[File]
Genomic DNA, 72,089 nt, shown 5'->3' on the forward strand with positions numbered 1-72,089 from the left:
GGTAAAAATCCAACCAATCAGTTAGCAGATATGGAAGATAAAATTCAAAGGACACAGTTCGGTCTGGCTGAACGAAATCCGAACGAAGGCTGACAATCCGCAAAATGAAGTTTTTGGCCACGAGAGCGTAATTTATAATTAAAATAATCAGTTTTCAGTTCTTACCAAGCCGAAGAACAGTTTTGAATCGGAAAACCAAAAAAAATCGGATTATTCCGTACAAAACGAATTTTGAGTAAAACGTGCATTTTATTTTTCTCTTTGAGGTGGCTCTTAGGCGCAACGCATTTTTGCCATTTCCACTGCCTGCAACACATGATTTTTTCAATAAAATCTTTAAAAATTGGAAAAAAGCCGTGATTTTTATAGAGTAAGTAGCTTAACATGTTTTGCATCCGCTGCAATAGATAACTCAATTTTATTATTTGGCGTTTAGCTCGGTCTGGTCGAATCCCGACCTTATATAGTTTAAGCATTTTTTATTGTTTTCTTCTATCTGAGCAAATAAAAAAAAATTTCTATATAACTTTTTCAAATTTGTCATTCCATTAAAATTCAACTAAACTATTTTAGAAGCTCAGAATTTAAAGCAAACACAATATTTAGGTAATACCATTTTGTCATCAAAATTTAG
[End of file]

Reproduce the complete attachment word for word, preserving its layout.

Genomic DNA, 72,089 nt, shown 5'->3' on the forward strand with positions numbered 1-72,089 from the left:
GGTAAAAATCCAACCAATCAGTTAGCAGATATGGAAGATAAAATTCAAAGGACACAGTTCGGTCTGGCTGAACGAAATCCGAACGAAGGCTGACAATCCGCAAAATGAAGTTTTTGGCCACGAGAGCGTAATTTATAATTAAAATAATCAGTTTTCAGTTCTTACCAAGCCGAAGAACAGTTTTGAATCGGAAAACCAAAAAAAATCGGATTATTCCGTACAAAACGAATTTTGAGTAAAACGTGCATTTTATTTTTCTCTTTGAGGTGGCTCTTAGGCGCAACGCATTTTTGCCATTTCCACTGCCTGCAACACATGATTTTTTCAATAAAATCTTTAAAAATTGGAAAAAAGCCGTGATTTTTATAGAGTAAGTAGCTTAACATGTTTTGCATCCGCTGCAATAGATAACTCAATTTTATTATTTGGCGTTTAGCTCGGTCTGGTCGAATCCCGACCTTATATAGTTTAAGCATTTTTTATTGTTTTCTTCTATCTGAGCAAATAAAAAAAAATTTCTATATAACTTTTTCAAATTTGTCATTCCATTAAAATTCAACTAAACTATTTTAGAAGCTCAGAATTTAAAGCAAACACAATATTTAGGTAATACCATTTTGTCATCAAAATTTAG